One of the ongoing issues that I need to deal with as a probationer is the fact that much of what happens to us is out of our hands. It is a very uneasy position for me to be in, particularly given my current family situation, and it would be really nice if the Church could give us some sort of indication as to what is expected of us - in particular, whether we are definitely going to be sent to the new Seth Mokitimi seminary in Pietermaritzburg in 2010, and if so, whether it will be for one, two, or three years.
Now many may be wondering why I am stressing about this when we have barely scratched the surface of 2009, but it matters a great deal since the length of time will determine whether I will be able to be reunited with my family or not. Since relocating my family will involve the sale of my house in Johannesburg, one can appreciate that this is not a decision that can be taken at the drop of a hat.
So I'm feeling very scratchy about decisions that affect me at the moment, especially when they are of the "no discussion will be entered into - just live with it" variety.
One such decision was the rather terse e-mail that I received from EMMU in response to my request late last year to register for four subjects for 2009. I had discussed this matter with TEE College last year, and the idea was that if I could do four this year and three (plus the academic report) next year, I would be able to complete the BTh qualification at the end of the year. But EMMU said no, only three, and there was to be no discussion on the matter. While I can accept that many a Phase One buckled under the workload in previous years, necessitating the reduction in the number of courses, all I wanted was the opportunity to state my case, bearing in mind that I already have nearly 12 years of part-time university study under my belt. Even if the final decision remains unchanged, I would feel much better being part of the process rather than being shown "the hand". I am after all turning 40 this year, and do not take kindly to being treated like a child.
So why is this issue bugging me, when my fellow Phase Ones seem relatively unaffected by comparison? I must be honest - I don't really know. Maybe I'm too much of a "control freak" and not putting my trust in God. Or maybe part of it is that for most of my life I have always wanted to understand the reasoning behind a particular decision. I may not like the outcome, but at least I would understand where the decision-maker is coming from.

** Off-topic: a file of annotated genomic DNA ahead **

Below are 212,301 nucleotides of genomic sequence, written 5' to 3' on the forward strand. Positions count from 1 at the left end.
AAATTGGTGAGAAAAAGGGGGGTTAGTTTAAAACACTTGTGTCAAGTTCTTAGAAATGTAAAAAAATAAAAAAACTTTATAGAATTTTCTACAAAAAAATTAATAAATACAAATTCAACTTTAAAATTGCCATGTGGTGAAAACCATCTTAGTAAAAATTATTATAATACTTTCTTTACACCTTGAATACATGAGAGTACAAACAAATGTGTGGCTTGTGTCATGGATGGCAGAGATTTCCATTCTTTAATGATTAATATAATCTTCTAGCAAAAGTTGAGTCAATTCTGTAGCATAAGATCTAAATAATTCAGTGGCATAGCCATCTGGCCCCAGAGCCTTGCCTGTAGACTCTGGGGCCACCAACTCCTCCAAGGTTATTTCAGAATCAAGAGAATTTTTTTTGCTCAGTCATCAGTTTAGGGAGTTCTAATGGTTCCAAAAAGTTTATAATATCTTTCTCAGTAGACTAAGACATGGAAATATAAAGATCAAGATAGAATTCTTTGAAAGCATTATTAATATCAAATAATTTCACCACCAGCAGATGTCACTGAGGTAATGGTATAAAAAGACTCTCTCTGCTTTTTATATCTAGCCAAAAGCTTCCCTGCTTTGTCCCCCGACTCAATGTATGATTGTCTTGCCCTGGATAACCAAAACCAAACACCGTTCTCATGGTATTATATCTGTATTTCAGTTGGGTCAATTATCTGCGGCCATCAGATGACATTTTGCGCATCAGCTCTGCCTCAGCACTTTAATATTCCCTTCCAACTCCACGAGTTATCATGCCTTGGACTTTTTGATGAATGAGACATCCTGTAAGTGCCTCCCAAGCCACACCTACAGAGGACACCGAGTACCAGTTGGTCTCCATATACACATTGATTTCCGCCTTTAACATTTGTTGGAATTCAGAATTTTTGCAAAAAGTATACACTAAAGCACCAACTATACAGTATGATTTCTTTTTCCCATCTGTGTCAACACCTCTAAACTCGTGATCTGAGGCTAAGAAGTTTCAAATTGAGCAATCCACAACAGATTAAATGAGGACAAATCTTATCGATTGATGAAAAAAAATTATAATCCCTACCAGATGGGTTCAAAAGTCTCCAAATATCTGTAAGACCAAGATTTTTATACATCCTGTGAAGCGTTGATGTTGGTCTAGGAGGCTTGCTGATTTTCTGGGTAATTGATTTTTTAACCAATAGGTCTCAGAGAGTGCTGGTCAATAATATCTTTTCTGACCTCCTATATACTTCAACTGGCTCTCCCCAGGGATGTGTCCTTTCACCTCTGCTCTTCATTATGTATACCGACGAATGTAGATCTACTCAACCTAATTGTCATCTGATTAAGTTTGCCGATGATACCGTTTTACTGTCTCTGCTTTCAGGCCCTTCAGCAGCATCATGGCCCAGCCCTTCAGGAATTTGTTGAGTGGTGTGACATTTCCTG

Now what does this have to do with the title of this post? It was something to do with the mild meltdown that I had today over something relatively insignificant - the question of whether our sacraments examination would be "open book" or of the conventional variety. The 2006 and 2007 papers were explicitly stated as open book examinations, whereas the 2008 paper was unstated. Now my experience of open book examinations from my accounting studies is that when an examination is of the conventional variety, they can only test you on the material given, whereas if it is "open book" you can be expected to study additional material and answer the questions in greater depth.
However, when I asked our College co-ordinator the question, and he indicated that he was not at liberty to say, something in me snapped. All my frustrations at not understanding the full process of probation, the heartwrenching loneliness of being apart from my family, and the reluctance of EMMU to enter into any discussions with me concerning my 2008 letter, all came welling up in a volcano of anger. As a result, I made the type of comment that one regrets immediately the words have left one's lips - while it was not foul language or anything like that, it was certainly not the sort of comment becoming of a future minister.
Rev Nyembezi, I know that I apologised to you earlier, but the need to make my apology more public is acute, hence this blog post. Please forgive me for the stupid, hurtful, and unneccessary comment that I made earlier today.
Now if only I could deal with some of the feelings I am having at the moment. Don't get me wrong - I love ministry, and I know that God has called me. The Circuit work is challenging yet exhilarating at the same time, while the college experience is one of growth and development. Preaching the Gospel is one of life's great delights. But I feel like a pawn on a chessboard at times, some days I feel as though my heart is tearing in two, and the Church seems unable to help me ease the pain at the moment...
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